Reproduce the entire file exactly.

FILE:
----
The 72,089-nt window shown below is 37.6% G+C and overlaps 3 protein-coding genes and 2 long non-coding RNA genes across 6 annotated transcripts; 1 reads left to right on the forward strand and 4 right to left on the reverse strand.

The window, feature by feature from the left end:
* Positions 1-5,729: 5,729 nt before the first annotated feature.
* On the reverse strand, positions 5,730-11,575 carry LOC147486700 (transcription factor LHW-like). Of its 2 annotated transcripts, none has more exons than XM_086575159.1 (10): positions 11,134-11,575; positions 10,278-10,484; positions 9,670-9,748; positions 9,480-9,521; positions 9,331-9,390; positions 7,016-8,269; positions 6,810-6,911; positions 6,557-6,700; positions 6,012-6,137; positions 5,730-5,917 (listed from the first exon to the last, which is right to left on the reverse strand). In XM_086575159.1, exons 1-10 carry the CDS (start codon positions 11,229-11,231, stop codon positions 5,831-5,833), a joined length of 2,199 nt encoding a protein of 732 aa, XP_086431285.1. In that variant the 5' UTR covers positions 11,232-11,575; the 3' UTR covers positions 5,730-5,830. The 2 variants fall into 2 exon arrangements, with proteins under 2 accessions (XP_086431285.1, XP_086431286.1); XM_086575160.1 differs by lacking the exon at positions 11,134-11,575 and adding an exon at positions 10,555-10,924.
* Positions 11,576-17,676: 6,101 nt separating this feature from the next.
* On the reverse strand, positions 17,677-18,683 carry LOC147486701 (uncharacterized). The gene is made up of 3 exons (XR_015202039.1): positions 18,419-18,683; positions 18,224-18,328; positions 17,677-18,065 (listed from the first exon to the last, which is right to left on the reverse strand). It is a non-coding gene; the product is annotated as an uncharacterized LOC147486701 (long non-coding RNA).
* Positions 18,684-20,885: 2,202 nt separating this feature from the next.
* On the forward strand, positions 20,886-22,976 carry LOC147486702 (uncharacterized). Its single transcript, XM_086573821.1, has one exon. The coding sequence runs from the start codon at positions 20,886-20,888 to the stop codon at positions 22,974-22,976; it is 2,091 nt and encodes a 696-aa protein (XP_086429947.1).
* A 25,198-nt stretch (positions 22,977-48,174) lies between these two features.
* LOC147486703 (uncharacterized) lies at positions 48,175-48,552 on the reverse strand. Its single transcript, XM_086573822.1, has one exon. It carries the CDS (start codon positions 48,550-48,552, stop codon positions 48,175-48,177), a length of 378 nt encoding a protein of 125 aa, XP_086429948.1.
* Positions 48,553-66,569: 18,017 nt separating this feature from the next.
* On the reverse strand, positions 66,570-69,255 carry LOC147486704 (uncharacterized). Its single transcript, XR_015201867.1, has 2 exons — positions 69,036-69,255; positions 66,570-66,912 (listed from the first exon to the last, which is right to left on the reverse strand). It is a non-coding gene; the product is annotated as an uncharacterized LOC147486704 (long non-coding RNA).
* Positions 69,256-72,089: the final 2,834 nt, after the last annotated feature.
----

The 72,089-nt window shown below is 37.6% G+C and overlaps 3 protein-coding genes and 2 long non-coding RNA genes across 6 annotated transcripts; 1 reads left to right on the forward strand and 4 right to left on the reverse strand.

The window, feature by feature from the left end:
* Positions 1-5,729: 5,729 nt before the first annotated feature.
* On the reverse strand, positions 5,730-11,575 carry LOC147486700 (transcription factor LHW-like). Of its 2 annotated transcripts, none has more exons than XM_086575159.1 (10): positions 11,134-11,575; positions 10,278-10,484; positions 9,670-9,748; positions 9,480-9,521; positions 9,331-9,390; positions 7,016-8,269; positions 6,810-6,911; positions 6,557-6,700; positions 6,012-6,137; positions 5,730-5,917 (listed from the first exon to the last, which is right to left on the reverse strand). In XM_086575159.1, exons 1-10 carry the CDS (start codon positions 11,229-11,231, stop codon positions 5,831-5,833), a joined length of 2,199 nt encoding a protein of 732 aa, XP_086431285.1. In that variant the 5' UTR covers positions 11,232-11,575; the 3' UTR covers positions 5,730-5,830. The 2 variants fall into 2 exon arrangements, with proteins under 2 accessions (XP_086431285.1, XP_086431286.1); XM_086575160.1 differs by lacking the exon at positions 11,134-11,575 and adding an exon at positions 10,555-10,924.
* Positions 11,576-17,676: 6,101 nt separating this feature from the next.
* On the reverse strand, positions 17,677-18,683 carry LOC147486701 (uncharacterized). The gene is made up of 3 exons (XR_015202039.1): positions 18,419-18,683; positions 18,224-18,328; positions 17,677-18,065 (listed from the first exon to the last, which is right to left on the reverse strand). It is a non-coding gene; the product is annotated as an uncharacterized LOC147486701 (long non-coding RNA).
* Positions 18,684-20,885: 2,202 nt separating this feature from the next.
* On the forward strand, positions 20,886-22,976 carry LOC147486702 (uncharacterized). Its single transcript, XM_086573821.1, has one exon. The coding sequence runs from the start codon at positions 20,886-20,888 to the stop codon at positions 22,974-22,976; it is 2,091 nt and encodes a 696-aa protein (XP_086429947.1).
* A 25,198-nt stretch (positions 22,977-48,174) lies between these two features.
* LOC147486703 (uncharacterized) lies at positions 48,175-48,552 on the reverse strand. Its single transcript, XM_086573822.1, has one exon. It carries the CDS (start codon positions 48,550-48,552, stop codon positions 48,175-48,177), a length of 378 nt encoding a protein of 125 aa, XP_086429948.1.
* Positions 48,553-66,569: 18,017 nt separating this feature from the next.
* On the reverse strand, positions 66,570-69,255 carry LOC147486704 (uncharacterized). Its single transcript, XR_015201867.1, has 2 exons — positions 69,036-69,255; positions 66,570-66,912 (listed from the first exon to the last, which is right to left on the reverse strand). It is a non-coding gene; the product is annotated as an uncharacterized LOC147486704 (long non-coding RNA).
* Positions 69,256-72,089: the final 2,834 nt, after the last annotated feature.